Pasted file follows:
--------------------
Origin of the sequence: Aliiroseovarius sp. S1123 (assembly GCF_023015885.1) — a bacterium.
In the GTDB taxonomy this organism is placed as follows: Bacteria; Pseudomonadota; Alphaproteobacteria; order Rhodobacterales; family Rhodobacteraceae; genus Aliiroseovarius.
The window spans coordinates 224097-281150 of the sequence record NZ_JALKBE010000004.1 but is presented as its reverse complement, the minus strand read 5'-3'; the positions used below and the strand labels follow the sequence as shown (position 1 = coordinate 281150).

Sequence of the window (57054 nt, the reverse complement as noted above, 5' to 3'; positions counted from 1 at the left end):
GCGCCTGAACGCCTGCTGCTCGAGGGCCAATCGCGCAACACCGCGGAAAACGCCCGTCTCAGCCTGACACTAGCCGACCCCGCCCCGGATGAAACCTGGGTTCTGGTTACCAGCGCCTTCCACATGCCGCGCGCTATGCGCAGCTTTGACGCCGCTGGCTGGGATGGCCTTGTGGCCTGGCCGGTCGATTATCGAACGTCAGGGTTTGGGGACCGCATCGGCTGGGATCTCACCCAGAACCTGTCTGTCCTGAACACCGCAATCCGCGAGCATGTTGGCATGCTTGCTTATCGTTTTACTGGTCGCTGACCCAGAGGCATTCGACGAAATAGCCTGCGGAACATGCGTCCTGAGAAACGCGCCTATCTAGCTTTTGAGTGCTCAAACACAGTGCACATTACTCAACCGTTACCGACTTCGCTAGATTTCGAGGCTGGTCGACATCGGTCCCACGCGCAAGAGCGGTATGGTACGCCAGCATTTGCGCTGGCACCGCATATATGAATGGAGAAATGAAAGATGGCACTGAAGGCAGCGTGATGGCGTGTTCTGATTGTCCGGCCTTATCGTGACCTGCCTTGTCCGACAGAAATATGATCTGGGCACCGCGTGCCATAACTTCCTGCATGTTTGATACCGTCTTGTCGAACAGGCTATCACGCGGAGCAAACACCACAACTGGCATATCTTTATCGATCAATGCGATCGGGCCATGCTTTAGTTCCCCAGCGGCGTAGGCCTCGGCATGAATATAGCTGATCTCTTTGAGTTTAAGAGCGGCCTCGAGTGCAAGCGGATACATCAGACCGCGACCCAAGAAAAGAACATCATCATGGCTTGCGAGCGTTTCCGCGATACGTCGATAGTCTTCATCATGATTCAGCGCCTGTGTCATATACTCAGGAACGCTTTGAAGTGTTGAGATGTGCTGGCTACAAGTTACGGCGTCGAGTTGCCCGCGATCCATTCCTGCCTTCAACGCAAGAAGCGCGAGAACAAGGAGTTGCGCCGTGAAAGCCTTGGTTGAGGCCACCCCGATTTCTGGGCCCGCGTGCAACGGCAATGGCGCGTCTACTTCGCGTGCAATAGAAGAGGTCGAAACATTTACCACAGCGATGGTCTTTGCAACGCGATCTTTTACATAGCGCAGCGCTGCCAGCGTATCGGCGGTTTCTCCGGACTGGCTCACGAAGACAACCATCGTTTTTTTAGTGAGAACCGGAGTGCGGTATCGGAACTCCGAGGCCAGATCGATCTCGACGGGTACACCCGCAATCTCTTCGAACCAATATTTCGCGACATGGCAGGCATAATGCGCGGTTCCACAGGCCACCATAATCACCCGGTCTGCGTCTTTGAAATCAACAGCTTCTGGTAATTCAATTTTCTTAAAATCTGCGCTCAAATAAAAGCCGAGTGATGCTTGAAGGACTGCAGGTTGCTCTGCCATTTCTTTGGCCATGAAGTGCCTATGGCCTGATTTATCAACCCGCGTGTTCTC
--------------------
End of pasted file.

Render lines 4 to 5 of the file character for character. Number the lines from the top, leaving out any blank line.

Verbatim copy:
Sequence of the window (57054 nt, the reverse complement as noted above, 5' to 3'; positions counted from 1 at the left end):
GCGCCTGAACGCCTGCTGCTCGAGGGCCAATCGCGCAACACCGCGGAAAACGCCCGTCTCAGCCTGACACTAGCCGACCCCGCCCCGGATGAAACCTGGGTTCTGGTTACCAGCGCCTTCCACATGCCGCGCGCTATGCGCAGCTTTGACGCCGCTGGCTGGGATGGCCTTGTGGCCTGGCCGGTCGATTATCGAACGTCAGGGTTTGGGGACCGCATCGGCTGGGATCTCACCCAGAACCTGTCTGTCCTGAACACCGCAATCCGCGAGCATGTTGGCATGCTTGCTTATCGTTTTACTGGTCGCTGACCCAGAGGCATTCGACGAAATAGCCTGCGGAACATGCGTCCTGAGAAACGCGCCTATCTAGCTTTTGAGTGCTCAAACACAGTGCACATTACTCAACCGTTACCGACTTCGCTAGATTTCGAGGCTGGTCGACATCGGTCCCACGCGCAAGAGCGGTATGGTACGCCAGCATTTGCGCTGGCACCGCATATATGAATGGAGAAATGAAAGATGGCACTGAAGGCAGCGTGATGGCGTGTTCTGATTGTCCGGCCTTATCGTGACCTGCCTTGTCCGACAGAAATATGATCTGGGCACCGCGTGCCATAACTTCCTGCATGTTTGATACCGTCTTGTCGAACAGGCTATCACGCGGAGCAAACACCACAACTGGCATATCTTTATCGATCAATGCGATCGGGCCATGCTTTAGTTCCCCAGCGGCGTAGGCCTCGGCATGAATATAGCTGATCTCTTTGAGTTTAAGAGCGGCCTCGAGTGCAAGCGGATACATCAGACCGCGACCCAAGAAAAGAACATCATCATGGCTTGCGAGCGTTTCCGCGATACGTCGATAGTCTTCATCATGATTCAGCGCCTGTGTCATATACTCAGGAACGCTTTGAAGTGTTGAGATGTGCTGGCTACAAGTTACGGCGTCGAGTTGCCCGCGATCCATTCCTGCCTTCAACGCAAGAAGCGCGAGAACAAGGAGTTGCGCCGTGAAAGCCTTGGTTGAGGCCACCCCGATTTCTGGGCCCGCGTGCAACGGCAATGGCGCGTCTACTTCGCGTGCAATAGAAGAGGTCGAAACATTTACCACAGCGATGGTCTTTGCAACGCGATCTTTTACATAGCGCAGCGCTGCCAGCGTATCGGCGGTTTCTCCGGACTGGCTCACGAAGACAACCATCGTTTTTTTAGTGAGAACCGGAGTGCGGTATCGGAACTCCGAGGCCAGATCGATCTCGACGGGTACACCCGCAATCTCTTCGAACCAATATTTCGCGACATGGCAGGCATAATGCGCGGTTCCACAGGCCACCATAATCACCCGGTCTGCGTCTTTGAAATCAACAGCTTCTGGTAATTCAATTTTCTTAAAATCTGCGCTCAAATAAAAGCCGAGTGATGCTTGAAGGACTGCAGGTTGCTCTGCCATTTCTTTGGCCATGAAGTGCCTATGGCCTGATTTATCAACCCGCGTGTTCTC